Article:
Saturday, March 17, 2012

Empathy: Liberal Poison

I used to argue with the guy at the Texaco about how all these draconian legal-document laws coming down the pike from legislators apparently entirely immune to the real effects of the laws they were promulgating actually had terrible effects on real people, including even thousands of American children. He had his DeKalb hat after all, so I figured he was maybe a farmer of some kind, and might actually need some help now and then to get his maters up, or his melons, or his tobacco. And if he needed help, maybe he'd actually realize that "help" is real people. As opposed, I mean, to some fantasy demon Mexican drug biker with tongue jewelry, frightening tattoos, and dirty fingernails. I was mildly shocked to find the guy countering me with "that's just empathy--you need to stamp that out of your system."

This would be, you see, one formulation of the dissonance law I've been asserting lately on these pages. As the dissonance increases, shout louder. Examples seem to fly off the teevee every day, and I sometimes feel like Newton must have felt when he realized the thing about falling apples. Suddenly there was a snowstorm of apples. Suddenly things fell into place. No pun intended.

It turns out that farmers are now hurting from a lack of farm labor. Unfortunately, farmers are a tiny minority in the US, and they aren't going to even raise the attention of legislators until it's pretty late in the game. Meanwhile, the legislators can buy their food at any price from the best markets in town, and move along to new agendas--new places to make pain and sorrow for millions of real people who, just like the farm laborers, have preciously little to do with the stereotypes on which their laws are based.

These days of course it's the women's health agenda that's on the card. I give you the following column, which comes via Digby:

Here's a bit from the piece. Read it all:

The doctor and nurse were professional and kind, and it was clear that they understood our sorrow. They too apologized for what they had to do next. For the third time that day, I exposed my stomach to an ultrasound machine, and we saw images of our sick child forming in blurred outlines on the screen.

“I’m so sorry that I have to do this,” the doctor told us, “but if I don’t, I can lose my license.” Before he could even start to describe our baby, I began to sob until I could barely breathe. Somewhere, a nurse cranked up the volume on a radio, allowing the inane pronouncements of a DJ to dull the doctor’s voice. Still, despite the noise, I heard him. His unwelcome words echoed off sterile walls while I, trapped on a bed, my feet in stirrups, twisted away from his voice.

“Here I see a well-developed diaphragm and here I see four healthy chambers of the heart...”

I closed my eyes and waited for it to end, as one waits for the car to stop rolling at the end of a terrible accident.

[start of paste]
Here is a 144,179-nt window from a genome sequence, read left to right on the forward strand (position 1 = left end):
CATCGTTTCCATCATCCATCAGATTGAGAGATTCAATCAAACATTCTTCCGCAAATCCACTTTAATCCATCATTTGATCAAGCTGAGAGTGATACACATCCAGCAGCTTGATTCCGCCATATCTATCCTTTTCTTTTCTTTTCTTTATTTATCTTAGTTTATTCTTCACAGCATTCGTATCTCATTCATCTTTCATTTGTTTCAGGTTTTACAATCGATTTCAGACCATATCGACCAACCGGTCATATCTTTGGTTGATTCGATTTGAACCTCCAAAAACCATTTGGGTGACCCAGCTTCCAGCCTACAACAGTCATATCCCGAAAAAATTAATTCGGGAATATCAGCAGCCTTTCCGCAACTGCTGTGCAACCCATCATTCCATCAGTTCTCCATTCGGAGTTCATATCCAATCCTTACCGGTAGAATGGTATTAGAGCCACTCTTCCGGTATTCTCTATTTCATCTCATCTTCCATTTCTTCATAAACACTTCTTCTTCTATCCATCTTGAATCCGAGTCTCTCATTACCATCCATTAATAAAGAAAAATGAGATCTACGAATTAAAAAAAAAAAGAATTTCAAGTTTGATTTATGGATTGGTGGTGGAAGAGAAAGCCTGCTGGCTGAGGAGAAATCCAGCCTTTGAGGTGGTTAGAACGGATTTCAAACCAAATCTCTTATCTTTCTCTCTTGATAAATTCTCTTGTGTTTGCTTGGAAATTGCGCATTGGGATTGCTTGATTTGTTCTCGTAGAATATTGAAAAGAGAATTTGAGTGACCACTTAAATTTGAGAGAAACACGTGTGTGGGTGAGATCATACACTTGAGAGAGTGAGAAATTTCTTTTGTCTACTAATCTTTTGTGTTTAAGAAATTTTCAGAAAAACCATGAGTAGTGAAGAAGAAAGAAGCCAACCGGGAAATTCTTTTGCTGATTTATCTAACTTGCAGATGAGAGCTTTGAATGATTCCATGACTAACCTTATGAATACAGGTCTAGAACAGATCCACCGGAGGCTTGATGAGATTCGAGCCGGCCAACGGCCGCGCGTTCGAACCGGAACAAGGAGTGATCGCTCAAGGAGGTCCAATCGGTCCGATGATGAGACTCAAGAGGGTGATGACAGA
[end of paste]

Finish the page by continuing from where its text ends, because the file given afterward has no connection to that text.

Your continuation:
If that makes you feel kinda bad, you still have a little empathy. If you still have a little empathy, you'd better vote for some Democrats, and p.d.q. Democrats are by no means perfect, and in some areas they have a lot of big issues. It'd actually be wonderful if people who still had some empathy had time to start working on making the Democratic Party a better place. What's happened over the last thirty years is that a lot of folks who would in a better world be centrist Republicans have simply moved to the Democratic side because there's no place for them at all left on the Right. As I used to say back in the early '90s, Bill Clinton was mostly a Rockefeller Republican. I still believe that's true.

Back in 1990 or so, another moderate Republican, Barack Obama, was talking about making the US less "mean spirited." As Ms Maddow rightly pointed out this week, Mr. Obama's words are little more than a rephrasing of George Bush's "kinder, gentler America." On the current thing we call the "Right," Obama's new ancient comment is being offered as "evidence" that he is somehow, just as they all thought, "un-American." Woohoo.

Meanwhile, in the real world, where we actually all must live and suffer and die eventually, a nice doctor gives his third ultrasound to a woman carrying a fetus which must, for sound medical reasons, be terminated. And no doubt over on the right, people are shaking their heads at that story from the Texas Observer. "It's just more empathy fodder," they'll say. "Anectdotal testimony, of limited scientific value." It is a known scientific fact that "pro-life" women who use abortion facilities will frequently return to the picket-line within days of their procedure.

As the dissonance increases, so does the volume and intensity of the response.

[photo from ]

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